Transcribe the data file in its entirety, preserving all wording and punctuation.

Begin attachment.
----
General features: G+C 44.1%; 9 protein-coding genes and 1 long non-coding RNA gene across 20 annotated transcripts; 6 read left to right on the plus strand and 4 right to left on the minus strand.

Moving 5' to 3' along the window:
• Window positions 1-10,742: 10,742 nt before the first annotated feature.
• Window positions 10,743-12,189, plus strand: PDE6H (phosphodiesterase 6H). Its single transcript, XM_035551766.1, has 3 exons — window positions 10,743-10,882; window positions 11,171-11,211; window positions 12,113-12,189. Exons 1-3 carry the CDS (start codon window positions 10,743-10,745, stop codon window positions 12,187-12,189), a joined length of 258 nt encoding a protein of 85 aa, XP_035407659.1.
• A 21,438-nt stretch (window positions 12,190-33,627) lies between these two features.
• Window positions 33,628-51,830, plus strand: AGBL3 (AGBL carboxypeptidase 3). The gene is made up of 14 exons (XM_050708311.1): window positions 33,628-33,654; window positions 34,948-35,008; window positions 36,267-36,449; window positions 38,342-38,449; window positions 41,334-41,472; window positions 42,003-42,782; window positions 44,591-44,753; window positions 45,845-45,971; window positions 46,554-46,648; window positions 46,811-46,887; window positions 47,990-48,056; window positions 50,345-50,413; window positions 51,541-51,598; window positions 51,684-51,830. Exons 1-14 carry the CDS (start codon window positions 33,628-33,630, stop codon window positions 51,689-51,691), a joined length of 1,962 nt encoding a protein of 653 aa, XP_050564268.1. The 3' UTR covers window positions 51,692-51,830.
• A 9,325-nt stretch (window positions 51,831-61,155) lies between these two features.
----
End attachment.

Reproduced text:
General features: G+C 44.1%; 9 protein-coding genes and 1 long non-coding RNA gene across 20 annotated transcripts; 6 read left to right on the plus strand and 4 right to left on the minus strand.

Moving 5' to 3' along the window:
• Window positions 1-10,742: 10,742 nt before the first annotated feature.
• Window positions 10,743-12,189, plus strand: PDE6H (phosphodiesterase 6H). Its single transcript, XM_035551766.1, has 3 exons — window positions 10,743-10,882; window positions 11,171-11,211; window positions 12,113-12,189. Exons 1-3 carry the CDS (start codon window positions 10,743-10,745, stop codon window positions 12,187-12,189), a joined length of 258 nt encoding a protein of 85 aa, XP_035407659.1.
• A 21,438-nt stretch (window positions 12,190-33,627) lies between these two features.
• Window positions 33,628-51,830, plus strand: AGBL3 (AGBL carboxypeptidase 3). The gene is made up of 14 exons (XM_050708311.1): window positions 33,628-33,654; window positions 34,948-35,008; window positions 36,267-36,449; window positions 38,342-38,449; window positions 41,334-41,472; window positions 42,003-42,782; window positions 44,591-44,753; window positions 45,845-45,971; window positions 46,554-46,648; window positions 46,811-46,887; window positions 47,990-48,056; window positions 50,345-50,413; window positions 51,541-51,598; window positions 51,684-51,830. Exons 1-14 carry the CDS (start codon window positions 33,628-33,630, stop codon window positions 51,689-51,691), a joined length of 1,962 nt encoding a protein of 653 aa, XP_050564268.1. The 3' UTR covers window positions 51,692-51,830.
• A 9,325-nt stretch (window positions 51,831-61,155) lies between these two features.